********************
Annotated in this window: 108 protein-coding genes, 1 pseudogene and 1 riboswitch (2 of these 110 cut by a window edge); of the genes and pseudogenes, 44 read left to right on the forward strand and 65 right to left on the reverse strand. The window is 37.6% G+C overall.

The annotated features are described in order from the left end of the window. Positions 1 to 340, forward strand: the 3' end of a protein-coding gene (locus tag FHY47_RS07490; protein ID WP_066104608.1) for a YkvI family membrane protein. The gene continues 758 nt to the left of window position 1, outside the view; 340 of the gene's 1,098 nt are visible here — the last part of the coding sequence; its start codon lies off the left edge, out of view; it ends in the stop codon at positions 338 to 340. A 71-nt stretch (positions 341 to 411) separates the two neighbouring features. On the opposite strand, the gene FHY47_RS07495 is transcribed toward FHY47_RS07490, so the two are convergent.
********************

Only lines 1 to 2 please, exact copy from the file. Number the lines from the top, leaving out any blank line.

Annotated in this window: 108 protein-coding genes, 1 pseudogene and 1 riboswitch (2 of these 110 cut by a window edge); of the genes and pseudogenes, 44 read left to right on the forward strand and 65 right to left on the reverse strand. The window is 37.6% G+C overall.

The annotated features are described in order from the left end of the window. Positions 1 to 340, forward strand: the 3' end of a protein-coding gene (locus tag FHY47_RS07490; protein ID WP_066104608.1) for a YkvI family membrane protein. The gene continues 758 nt to the left of window position 1, outside the view; 340 of the gene's 1,098 nt are visible here — the last part of the coding sequence; its start codon lies off the left edge, out of view; it ends in the stop codon at positions 338 to 340. A 71-nt stretch (positions 341 to 411) separates the two neighbouring features. On the opposite strand, the gene FHY47_RS07495 is transcribed toward FHY47_RS07490, so the two are convergent.